Keeping My Options Open

One of the great problems of today’s church, in my humble opinion, is that decades of generational ministry has led to people in the Body of Christ only relating to the parts of the body just like themselves.  Even within family units, parents have difficulty understanding teenagers and grandparents have a hard time relating to twenty-somethings.  We only exacerbate the problem by giving such a potpourri of offerings in the church (i.e. dare I say it?  a traditional service and a contemporary service) that the ages are segregated with no meaningful interaction.  In short, we just don’t know each other.  I have heard older generations bemoan the lack of commitment among younger people, and younger people complain of older folks as stuck in a rut.  I believe the onus is always on the older to reach the younger (the New Testament letter of Titus chapter 2, for example).  So, let’s reconsider the perspective that young people lack commitment.

There is a mantra that I have heard many students, twenty-somethings, and young families repeat over and over when considering what they will be doing this summer, how the next academic year will shake out, whether they will stick with a certain relationship or activity, how and when they may commit to any involvement, and if they might show up at a certain event or even church: “I’m keeping my options open.”

At first thought this sounds pretty wishy-washy.  But the thought in a young person’s head is typically one of not wanting to close doors that might be open to them, or to not burn bridges with anyone. They want to entertain as many promising options as they can, because they do not want to miss an opportunity, lose control of a situation, or get locked into something they aren’t sure of. Thus, many in the younger generations are typically loathe to settling down on any one thing.

This is why it is commonplace for people under 35 to try a wide variety of religious and spiritual organizations, and may never settle on just one. They move effortlessly between a large group meeting in one place and a bible study in another, and between a small traditional church and a big contemporary worship service. Spiritual experiences for them often take the form of freedom, exploration, spontaneity, and renewal.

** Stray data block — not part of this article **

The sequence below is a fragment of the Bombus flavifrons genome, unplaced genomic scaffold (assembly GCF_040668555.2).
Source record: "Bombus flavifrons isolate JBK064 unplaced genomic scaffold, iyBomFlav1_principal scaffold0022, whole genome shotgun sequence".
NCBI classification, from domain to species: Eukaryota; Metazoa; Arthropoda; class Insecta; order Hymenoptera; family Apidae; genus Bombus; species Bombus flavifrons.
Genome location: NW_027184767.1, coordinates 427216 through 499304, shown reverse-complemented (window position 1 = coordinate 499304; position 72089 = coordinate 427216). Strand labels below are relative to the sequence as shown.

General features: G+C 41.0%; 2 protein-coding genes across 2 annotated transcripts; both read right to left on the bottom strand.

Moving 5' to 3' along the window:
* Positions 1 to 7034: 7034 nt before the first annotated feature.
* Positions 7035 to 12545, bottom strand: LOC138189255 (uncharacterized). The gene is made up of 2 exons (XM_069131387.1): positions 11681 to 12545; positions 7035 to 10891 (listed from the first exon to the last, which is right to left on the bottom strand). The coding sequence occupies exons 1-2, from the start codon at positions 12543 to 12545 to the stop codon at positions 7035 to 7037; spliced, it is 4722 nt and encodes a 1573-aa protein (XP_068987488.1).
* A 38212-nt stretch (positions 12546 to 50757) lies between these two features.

Although it is important for all people to learn the value of loyalty and developing consistent routines centered in spiritual disciplines, in a younger person’s modus operandi they typically will not succumb to a dry faith that is done out of sheer duty or habit. So, instead of pressing or expecting them to be in our mold of devotion and faithfulness through closing doors and making consequential decisions, perhaps we ought to walk alongside them and join them in the journey they are on. The New Testament refers to Christianity as a road or a way, and the Christian life as a walk that we take with Jesus and the Spirit. It is in this walking together with another that we can help them consider the options that are before them, and provide counsel, wisdom, and warning concerning the forks in the road and the exits off the path. Younger generations can learn to forego certain options and commit to something particular when we take the time to journey with them.

So, rather than lament this generation’s lack of focus and ever-present flakiness, may we understand their desire to have genuine relationships with God and others that does not miss out on a vibrant life.

-How can we be a help, and not a hindrance to others in their journey?
-What can God do for and with individuals who keep their options open?